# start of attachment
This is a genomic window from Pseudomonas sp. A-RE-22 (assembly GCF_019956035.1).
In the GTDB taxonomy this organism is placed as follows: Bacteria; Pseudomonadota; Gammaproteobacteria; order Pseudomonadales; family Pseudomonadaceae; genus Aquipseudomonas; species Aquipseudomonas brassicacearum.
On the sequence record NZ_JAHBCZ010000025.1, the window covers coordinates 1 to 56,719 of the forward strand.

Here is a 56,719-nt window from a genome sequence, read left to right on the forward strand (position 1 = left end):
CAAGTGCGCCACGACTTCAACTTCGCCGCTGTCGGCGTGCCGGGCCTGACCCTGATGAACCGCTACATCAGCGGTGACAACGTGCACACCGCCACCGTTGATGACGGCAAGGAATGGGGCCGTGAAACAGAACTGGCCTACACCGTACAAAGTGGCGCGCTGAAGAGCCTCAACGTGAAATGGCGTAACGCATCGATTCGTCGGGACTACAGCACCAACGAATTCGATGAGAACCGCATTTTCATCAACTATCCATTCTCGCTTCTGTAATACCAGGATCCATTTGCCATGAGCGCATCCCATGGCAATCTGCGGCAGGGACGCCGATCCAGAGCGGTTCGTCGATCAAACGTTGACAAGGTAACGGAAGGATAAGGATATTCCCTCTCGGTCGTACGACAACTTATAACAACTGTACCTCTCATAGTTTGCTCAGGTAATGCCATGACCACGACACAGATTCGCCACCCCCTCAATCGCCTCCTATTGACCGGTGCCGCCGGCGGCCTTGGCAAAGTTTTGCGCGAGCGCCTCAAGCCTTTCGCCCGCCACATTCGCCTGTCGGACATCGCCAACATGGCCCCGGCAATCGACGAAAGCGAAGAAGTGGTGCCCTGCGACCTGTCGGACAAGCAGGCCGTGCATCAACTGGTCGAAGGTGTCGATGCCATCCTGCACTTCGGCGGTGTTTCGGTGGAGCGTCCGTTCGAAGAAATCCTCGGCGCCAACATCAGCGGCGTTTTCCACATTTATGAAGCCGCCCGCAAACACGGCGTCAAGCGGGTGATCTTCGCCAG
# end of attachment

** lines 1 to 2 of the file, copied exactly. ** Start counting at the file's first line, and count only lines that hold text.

This is a genomic window from Pseudomonas sp. A-RE-22 (assembly GCF_019956035.1).
In the GTDB taxonomy this organism is placed as follows: Bacteria; Pseudomonadota; Gammaproteobacteria; order Pseudomonadales; family Pseudomonadaceae; genus Aquipseudomonas; species Aquipseudomonas brassicacearum.